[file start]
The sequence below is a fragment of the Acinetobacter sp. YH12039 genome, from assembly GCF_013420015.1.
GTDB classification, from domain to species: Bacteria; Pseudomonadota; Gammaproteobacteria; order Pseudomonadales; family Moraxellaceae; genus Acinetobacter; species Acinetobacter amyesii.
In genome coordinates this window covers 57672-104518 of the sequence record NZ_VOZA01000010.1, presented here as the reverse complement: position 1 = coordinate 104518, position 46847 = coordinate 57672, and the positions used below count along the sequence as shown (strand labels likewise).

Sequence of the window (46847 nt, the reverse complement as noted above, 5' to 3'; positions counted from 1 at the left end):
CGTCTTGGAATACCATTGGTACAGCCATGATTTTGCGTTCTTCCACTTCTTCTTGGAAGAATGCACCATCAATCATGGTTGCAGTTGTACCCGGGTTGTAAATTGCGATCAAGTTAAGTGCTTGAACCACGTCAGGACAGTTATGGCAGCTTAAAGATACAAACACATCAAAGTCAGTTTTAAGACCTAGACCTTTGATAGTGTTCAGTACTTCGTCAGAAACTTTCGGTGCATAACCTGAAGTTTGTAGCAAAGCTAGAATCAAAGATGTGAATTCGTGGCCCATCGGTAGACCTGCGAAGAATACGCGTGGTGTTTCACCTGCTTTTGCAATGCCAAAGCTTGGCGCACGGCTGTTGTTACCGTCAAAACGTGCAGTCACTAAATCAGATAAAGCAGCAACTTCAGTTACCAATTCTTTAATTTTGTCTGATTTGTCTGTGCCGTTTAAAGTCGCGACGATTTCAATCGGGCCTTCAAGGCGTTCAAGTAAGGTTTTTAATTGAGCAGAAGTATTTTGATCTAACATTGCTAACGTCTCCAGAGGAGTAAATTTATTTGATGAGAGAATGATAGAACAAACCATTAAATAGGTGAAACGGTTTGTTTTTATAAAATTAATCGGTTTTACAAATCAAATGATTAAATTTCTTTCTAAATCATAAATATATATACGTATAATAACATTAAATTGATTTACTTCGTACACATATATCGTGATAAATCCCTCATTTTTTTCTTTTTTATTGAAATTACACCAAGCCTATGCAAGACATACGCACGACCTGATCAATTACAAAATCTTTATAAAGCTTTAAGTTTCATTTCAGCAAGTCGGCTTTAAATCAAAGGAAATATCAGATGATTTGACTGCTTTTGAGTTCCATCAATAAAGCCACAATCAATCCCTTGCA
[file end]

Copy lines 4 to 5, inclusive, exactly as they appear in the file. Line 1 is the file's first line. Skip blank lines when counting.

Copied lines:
Sequence of the window (46847 nt, the reverse complement as noted above, 5' to 3'; positions counted from 1 at the left end):
CGTCTTGGAATACCATTGGTACAGCCATGATTTTGCGTTCTTCCACTTCTTCTTGGAAGAATGCACCATCAATCATGGTTGCAGTTGTACCCGGGTTGTAAATTGCGATCAAGTTAAGTGCTTGAACCACGTCAGGACAGTTATGGCAGCTTAAAGATACAAACACATCAAAGTCAGTTTTAAGACCTAGACCTTTGATAGTGTTCAGTACTTCGTCAGAAACTTTCGGTGCATAACCTGAAGTTTGTAGCAAAGCTAGAATCAAAGATGTGAATTCGTGGCCCATCGGTAGACCTGCGAAGAATACGCGTGGTGTTTCACCTGCTTTTGCAATGCCAAAGCTTGGCGCACGGCTGTTGTTACCGTCAAAACGTGCAGTCACTAAATCAGATAAAGCAGCAACTTCAGTTACCAATTCTTTAATTTTGTCTGATTTGTCTGTGCCGTTTAAAGTCGCGACGATTTCAATCGGGCCTTCAAGGCGTTCAAGTAAGGTTTTTAATTGAGCAGAAGTATTTTGATCTAACATTGCTAACGTCTCCAGAGGAGTAAATTTATTTGATGAGAGAATGATAGAACAAACCATTAAATAGGTGAAACGGTTTGTTTTTATAAAATTAATCGGTTTTACAAATCAAATGATTAAATTTCTTTCTAAATCATAAATATATATACGTATAATAACATTAAATTGATTTACTTCGTACACATATATCGTGATAAATCCCTCATTTTTTTCTTTTTTATTGAAATTACACCAAGCCTATGCAAGACATACGCACGACCTGATCAATTACAAAATCTTTATAAAGCTTTAAGTTTCATTTCAGCAAGTCGGCTTTAAATCAAAGGAAATATCAGATGATTTGACTGCTTTTGAGTTCCATCAATAAAGCCACAATCAATCCCTTGCA